Kentucky · Newspaper clippings · School Violence

Man fatally shoots teacher for disciplining brother (1853)

November 2, 1853
Louisville, Kentucky
Matthew Flournoy Ward fatally shoots a teacher for punishing his younger brother

The day prior to the shooting, Matt Ward’s youngest brother, William, had been reprimanded by his teacher. Professor William H. G. Butler had caught William Ward and another high school student named Al Fisher eating chestnuts and causing a disturbance during class recitation. Butler questioned both boys. Fisher admitted to eating the chestnuts, which was against school rules, and was struck five or six times with a leather strap against his leg. William Ward denied having eaten any but other students claimed he had; he was given the same number of strikes with the strap for lying. William Ward then left school early, stating he would tell his older brother Matt of the incident and “Matt would give Butler hell.”

On November 2 at approximately 10 a.m., Matt and William Ward entered the classroom accompanied by their brother Robert Ward Jr. Matt demanded to know the details of the incident and Butler recommended they talk in private. Matt refused, demanding again “Why did you call my brother William a liar?” Butler again tried to bring Matt into another room to explain the situation whereupon Matt called Butler “a damned liar and a damned scoundrel” and made a motion as if to hit Butler. Butler avoided the hit and raised his own arm, at which point Matt drew a pistol and fired into Butler’s chest. Butler fell, exclaiming “I am killed — Oh, my poor wife and child!”

The noise grew the attention of other teachers. Matt produced a second pistol while Robert took a knife to hold students and teachers at bay. One such teacher, Mr. Sturgus, entered the room to see what had happened. Robert exclaimed “Come on, I am ready for you,” while wielding his knife. Sturgus retreated and escaped through a window. The Wards left immediately after.

Butler’s students carried Butler to a nearby house and sent for a doctor. Dr. D. D. Thompson noticed burns around the wound, indicative of the gun being in close proximity or touching the skin at the time the gun was fired. He asked Butler what had happened, to which he replied “Matt Ward called me a liar and struck me, I struck back and was immediately shot, I do not know who shot me.” Thompson reported that after Butler told him what had happened, “I heard blood splurge through the wound. Butler asked what it was and I told him; he said he was a dead man.”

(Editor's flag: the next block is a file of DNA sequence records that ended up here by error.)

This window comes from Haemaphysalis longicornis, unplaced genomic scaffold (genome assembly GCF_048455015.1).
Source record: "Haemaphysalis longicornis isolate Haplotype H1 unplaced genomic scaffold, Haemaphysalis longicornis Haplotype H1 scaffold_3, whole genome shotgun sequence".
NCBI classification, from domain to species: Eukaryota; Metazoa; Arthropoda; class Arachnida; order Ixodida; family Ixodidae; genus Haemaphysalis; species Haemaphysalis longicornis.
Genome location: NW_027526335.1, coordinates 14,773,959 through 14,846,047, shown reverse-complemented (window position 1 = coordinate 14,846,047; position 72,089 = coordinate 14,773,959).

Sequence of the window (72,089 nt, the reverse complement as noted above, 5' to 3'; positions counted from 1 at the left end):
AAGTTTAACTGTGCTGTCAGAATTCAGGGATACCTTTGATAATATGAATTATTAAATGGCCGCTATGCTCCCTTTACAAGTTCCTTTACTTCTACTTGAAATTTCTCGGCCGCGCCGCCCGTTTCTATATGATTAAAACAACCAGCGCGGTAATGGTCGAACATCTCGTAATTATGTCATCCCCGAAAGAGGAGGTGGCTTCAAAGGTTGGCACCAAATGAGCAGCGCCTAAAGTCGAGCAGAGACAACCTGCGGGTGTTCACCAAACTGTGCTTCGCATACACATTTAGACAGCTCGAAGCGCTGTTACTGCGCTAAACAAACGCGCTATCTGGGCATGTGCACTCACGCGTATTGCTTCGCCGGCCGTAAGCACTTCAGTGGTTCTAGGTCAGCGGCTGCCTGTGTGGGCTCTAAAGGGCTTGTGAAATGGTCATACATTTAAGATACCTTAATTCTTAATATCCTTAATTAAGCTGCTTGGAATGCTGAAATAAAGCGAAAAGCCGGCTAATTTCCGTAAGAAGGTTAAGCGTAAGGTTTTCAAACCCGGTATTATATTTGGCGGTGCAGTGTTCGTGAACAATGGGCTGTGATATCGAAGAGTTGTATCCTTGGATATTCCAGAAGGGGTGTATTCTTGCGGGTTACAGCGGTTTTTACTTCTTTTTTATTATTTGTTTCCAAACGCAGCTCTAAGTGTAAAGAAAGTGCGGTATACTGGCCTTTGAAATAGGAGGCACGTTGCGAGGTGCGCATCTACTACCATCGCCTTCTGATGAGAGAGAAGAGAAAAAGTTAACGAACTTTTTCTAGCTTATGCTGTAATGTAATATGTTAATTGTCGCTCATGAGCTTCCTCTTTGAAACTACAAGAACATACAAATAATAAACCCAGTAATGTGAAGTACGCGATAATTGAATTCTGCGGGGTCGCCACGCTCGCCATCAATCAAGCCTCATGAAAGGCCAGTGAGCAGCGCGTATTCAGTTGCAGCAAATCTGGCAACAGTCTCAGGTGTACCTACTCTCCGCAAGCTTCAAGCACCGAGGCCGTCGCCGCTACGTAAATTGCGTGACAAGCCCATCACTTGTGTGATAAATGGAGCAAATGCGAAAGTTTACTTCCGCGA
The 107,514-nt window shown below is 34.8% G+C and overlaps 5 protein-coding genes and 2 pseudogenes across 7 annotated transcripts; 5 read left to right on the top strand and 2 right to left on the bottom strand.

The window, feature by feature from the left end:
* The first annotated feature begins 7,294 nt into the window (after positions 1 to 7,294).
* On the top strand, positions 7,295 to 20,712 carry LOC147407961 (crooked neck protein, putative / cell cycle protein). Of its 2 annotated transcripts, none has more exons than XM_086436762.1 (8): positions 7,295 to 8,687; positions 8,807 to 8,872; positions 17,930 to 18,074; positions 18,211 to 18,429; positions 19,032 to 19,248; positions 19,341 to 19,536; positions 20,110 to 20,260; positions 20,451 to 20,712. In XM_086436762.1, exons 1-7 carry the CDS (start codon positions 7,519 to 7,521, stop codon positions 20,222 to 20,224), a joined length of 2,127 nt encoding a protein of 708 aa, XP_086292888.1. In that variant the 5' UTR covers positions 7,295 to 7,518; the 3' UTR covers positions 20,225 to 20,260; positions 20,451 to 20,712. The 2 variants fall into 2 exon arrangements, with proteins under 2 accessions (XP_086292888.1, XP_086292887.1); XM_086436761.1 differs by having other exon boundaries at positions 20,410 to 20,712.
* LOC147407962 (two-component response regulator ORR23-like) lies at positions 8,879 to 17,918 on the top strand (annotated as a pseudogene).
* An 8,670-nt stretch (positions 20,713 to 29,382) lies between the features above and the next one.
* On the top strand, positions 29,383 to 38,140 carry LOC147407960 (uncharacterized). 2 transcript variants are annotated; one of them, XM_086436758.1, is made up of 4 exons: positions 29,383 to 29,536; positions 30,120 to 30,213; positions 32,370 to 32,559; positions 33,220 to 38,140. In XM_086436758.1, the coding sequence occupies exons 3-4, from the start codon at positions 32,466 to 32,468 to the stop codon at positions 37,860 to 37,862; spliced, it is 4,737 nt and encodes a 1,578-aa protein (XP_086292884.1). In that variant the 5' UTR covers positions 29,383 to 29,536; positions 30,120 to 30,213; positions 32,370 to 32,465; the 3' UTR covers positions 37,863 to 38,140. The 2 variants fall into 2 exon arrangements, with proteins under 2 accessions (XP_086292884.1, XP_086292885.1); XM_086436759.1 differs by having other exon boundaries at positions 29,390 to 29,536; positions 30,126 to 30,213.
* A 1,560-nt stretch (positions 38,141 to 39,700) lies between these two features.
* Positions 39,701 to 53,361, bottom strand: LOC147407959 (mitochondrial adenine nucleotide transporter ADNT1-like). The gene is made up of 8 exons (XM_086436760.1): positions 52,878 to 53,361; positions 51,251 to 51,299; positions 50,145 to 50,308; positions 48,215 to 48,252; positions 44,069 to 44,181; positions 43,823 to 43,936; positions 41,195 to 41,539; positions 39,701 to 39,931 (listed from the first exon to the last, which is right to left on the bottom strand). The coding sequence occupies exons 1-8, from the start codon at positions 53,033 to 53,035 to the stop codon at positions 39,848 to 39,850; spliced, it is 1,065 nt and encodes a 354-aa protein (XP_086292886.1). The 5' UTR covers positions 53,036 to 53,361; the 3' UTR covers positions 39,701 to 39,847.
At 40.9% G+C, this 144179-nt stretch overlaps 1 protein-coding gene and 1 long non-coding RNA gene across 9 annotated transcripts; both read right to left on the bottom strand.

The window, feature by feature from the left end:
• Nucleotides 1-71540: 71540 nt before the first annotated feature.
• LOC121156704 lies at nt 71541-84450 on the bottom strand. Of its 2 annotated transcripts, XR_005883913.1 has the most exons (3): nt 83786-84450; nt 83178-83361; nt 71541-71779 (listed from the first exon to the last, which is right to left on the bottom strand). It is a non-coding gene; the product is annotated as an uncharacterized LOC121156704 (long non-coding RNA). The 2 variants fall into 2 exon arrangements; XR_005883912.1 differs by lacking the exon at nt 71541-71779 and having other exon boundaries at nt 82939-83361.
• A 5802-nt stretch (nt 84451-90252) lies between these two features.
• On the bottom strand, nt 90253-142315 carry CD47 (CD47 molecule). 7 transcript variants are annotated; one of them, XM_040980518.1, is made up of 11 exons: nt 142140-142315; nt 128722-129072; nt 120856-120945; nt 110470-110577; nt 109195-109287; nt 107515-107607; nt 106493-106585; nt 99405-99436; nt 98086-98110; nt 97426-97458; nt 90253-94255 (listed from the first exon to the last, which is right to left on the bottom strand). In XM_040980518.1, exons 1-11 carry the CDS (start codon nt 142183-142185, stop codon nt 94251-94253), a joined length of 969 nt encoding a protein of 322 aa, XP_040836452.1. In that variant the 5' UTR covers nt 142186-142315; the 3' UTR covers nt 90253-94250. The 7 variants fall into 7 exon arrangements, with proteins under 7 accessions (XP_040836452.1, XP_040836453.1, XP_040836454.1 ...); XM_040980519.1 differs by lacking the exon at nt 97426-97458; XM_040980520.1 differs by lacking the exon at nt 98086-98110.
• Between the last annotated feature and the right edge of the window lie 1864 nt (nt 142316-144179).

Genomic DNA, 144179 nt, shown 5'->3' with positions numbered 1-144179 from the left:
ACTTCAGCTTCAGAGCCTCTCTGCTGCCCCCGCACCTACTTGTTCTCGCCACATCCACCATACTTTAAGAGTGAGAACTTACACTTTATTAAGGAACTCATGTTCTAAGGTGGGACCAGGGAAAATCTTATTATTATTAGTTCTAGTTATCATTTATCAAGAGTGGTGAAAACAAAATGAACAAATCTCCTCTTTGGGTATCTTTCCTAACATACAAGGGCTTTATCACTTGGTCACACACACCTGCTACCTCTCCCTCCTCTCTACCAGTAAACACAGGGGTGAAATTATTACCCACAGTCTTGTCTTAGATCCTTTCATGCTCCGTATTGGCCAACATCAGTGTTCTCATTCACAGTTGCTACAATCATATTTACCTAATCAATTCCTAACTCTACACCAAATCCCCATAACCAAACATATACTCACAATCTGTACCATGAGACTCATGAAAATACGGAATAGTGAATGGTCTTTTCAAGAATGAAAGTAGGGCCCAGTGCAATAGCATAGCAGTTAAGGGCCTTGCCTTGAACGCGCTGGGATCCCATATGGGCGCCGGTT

During Butler’s autopsy it was revealed the minié ball had entered about an inch and a half above Butler’s left nipple, passed between his third and fourth ribs, penetrated the left lung, and lodged in his spine.

Matt was arrested, stood trial for murder, and was ultimately found “not guilty as charged in the indictment” on April 27, 1854, much to the ire of the citizens of Louisville. Two days later, a meeting was held “at early gaslight” with approximately 8,000 to 10,000 in attendance to discuss the verdict. Resolutions were made, including the request of the Wards to leave town and the State Senator Nat Wolf to resign.

After the resolutions were agreed upon, some of the group lingered and, still outraged, created effigies of Matt, Robert Jr., and some of the jurors. The effigies were then hanged and burned. A mob also attacked the house of Robert Ward Jr. Stones were hurled through his windows and front door, and burning effigies thrown at his doorstep, lighting the house on fire. Some of the jurors “met with violent deaths,” according to the Rutland Weekly Herald.

The riots caused Matt Ward to move out of state to Arkansas. In 1862, he was fatally shot in the hip by “guerrillas or Confederate soldiers” attempting to take slaves “to convey them to Mississippi to work on fortifications.”


Clipping: The Courier-Journal. February 8, 1948

Sources:

  • The Courier-Journal [Louisville, Kentucky]. February 8, 1948
  • Johnson, L. F. Famous Kentucky Tragedies and Trials: A collection of important and interesting tragedies and criminal trials which have taken place in Kentucky. Louisville: The Baldwin Law Book Company, Incorporated, 1916
  • The Daily Delta [New Orleans, Louisiana]. October 25, 1862
  • Rutland Weekly Herald [Rutland, Vermont]. October 16, 1862
  • “Atrocious Murder.” Vermont Christian Messenger [Montpelier, Vermont]. November 16, 1853

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